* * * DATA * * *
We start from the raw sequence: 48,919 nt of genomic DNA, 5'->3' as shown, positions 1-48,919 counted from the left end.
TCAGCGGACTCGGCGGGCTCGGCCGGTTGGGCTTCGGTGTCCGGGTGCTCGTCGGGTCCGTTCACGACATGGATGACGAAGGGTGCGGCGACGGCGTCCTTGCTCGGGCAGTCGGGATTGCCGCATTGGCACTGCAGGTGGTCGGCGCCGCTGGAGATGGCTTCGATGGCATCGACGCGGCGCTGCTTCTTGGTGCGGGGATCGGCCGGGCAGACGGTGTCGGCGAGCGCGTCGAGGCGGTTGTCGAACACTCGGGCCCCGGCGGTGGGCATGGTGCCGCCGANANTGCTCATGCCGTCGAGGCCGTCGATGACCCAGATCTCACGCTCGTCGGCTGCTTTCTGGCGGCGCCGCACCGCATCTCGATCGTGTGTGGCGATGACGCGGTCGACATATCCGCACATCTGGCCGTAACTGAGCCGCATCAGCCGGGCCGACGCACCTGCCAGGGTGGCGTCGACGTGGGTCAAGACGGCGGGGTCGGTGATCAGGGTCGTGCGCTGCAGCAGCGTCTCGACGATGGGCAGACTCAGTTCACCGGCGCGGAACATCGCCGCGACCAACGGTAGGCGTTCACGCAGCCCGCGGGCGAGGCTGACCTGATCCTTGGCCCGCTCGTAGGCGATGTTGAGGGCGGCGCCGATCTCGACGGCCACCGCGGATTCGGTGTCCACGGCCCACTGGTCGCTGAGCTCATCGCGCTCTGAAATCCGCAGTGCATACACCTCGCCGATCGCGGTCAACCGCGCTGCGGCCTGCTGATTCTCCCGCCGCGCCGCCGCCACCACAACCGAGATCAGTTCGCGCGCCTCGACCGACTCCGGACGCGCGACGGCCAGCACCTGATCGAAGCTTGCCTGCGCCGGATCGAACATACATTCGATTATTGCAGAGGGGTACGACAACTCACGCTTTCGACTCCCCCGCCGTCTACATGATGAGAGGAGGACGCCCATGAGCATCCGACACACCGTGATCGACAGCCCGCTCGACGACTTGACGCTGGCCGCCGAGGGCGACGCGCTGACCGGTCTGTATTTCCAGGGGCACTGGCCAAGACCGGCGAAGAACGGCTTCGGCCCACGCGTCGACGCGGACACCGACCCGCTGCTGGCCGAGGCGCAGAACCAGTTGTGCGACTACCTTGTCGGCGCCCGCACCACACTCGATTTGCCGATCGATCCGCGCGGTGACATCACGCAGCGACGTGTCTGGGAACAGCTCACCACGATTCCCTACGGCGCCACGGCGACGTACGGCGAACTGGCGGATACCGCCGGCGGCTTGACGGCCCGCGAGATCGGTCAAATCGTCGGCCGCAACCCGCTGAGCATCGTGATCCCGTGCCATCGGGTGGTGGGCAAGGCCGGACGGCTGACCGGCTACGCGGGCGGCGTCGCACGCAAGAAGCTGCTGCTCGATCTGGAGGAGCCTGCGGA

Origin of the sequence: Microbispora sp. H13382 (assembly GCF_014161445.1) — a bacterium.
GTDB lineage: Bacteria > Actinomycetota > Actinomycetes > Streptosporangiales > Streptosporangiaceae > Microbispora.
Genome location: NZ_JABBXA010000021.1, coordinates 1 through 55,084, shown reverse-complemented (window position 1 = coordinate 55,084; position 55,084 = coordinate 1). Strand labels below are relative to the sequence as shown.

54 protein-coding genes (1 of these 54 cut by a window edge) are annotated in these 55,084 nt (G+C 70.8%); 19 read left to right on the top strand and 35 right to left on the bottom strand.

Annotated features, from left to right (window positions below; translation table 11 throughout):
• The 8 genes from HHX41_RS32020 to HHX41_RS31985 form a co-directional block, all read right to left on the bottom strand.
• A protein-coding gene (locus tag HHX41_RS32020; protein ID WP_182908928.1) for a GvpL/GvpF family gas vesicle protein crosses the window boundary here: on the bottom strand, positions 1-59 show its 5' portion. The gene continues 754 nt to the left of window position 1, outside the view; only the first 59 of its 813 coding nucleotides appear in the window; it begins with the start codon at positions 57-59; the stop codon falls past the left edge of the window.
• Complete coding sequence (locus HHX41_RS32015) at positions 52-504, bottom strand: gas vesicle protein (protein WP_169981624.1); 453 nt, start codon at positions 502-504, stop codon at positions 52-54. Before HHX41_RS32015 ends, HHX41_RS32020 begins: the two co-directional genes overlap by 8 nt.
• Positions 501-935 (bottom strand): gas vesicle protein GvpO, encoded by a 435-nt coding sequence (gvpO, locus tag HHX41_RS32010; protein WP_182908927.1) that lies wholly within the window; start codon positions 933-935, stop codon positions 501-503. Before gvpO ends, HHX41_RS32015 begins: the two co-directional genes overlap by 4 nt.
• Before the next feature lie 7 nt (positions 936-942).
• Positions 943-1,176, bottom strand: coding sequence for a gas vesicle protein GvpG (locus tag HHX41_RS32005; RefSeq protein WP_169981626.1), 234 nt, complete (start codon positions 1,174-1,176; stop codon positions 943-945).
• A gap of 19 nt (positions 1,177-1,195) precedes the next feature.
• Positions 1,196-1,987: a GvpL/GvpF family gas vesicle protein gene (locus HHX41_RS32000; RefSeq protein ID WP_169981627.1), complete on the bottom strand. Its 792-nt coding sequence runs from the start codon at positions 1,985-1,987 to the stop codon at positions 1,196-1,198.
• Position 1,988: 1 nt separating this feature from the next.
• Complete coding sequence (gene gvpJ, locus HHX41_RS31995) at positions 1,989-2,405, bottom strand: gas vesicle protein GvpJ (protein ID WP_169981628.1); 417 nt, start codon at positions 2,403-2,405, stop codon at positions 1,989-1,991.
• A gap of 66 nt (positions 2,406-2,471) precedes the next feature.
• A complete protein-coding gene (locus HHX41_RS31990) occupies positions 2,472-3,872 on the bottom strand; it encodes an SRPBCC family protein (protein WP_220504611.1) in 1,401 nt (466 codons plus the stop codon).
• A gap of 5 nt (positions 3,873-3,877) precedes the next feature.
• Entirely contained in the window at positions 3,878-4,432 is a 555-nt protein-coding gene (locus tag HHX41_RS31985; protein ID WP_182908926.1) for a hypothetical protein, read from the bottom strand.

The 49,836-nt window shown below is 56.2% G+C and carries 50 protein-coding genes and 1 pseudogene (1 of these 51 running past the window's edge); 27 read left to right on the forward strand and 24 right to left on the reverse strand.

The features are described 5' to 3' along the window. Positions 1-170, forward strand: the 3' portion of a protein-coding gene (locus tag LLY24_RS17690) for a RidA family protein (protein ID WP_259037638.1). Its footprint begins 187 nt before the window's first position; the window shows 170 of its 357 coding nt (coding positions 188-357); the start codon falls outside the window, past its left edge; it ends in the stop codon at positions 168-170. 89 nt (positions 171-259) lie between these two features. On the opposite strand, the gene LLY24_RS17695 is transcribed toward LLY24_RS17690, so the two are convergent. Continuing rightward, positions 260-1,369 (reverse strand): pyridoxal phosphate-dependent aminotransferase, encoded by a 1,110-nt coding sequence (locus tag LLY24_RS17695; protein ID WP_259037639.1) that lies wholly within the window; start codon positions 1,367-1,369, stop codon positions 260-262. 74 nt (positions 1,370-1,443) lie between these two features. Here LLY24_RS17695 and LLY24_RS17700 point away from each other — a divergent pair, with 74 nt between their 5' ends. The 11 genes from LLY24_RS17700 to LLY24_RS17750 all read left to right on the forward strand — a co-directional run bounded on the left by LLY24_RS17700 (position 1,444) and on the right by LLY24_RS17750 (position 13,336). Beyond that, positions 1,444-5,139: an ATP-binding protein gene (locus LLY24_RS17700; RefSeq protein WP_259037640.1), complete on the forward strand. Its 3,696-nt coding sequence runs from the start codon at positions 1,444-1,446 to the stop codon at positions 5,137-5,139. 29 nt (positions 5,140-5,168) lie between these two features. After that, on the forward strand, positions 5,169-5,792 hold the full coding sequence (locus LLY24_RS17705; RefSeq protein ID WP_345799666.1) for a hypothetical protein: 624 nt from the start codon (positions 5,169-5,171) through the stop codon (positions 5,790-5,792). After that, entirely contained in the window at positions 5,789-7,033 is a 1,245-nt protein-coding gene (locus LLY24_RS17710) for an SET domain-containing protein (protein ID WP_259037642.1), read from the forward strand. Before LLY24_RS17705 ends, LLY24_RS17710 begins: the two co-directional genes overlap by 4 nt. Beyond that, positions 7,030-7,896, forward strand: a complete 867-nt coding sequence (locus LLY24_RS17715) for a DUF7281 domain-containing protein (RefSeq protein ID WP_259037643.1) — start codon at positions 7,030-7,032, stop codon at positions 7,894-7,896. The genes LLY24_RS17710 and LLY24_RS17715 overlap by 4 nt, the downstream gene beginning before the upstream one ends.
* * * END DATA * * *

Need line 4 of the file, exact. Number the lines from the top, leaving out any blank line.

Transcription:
GTDB lineage: Bacteria > Actinomycetota > Actinomycetes > Streptosporangiales > Streptosporangiaceae > Microbispora.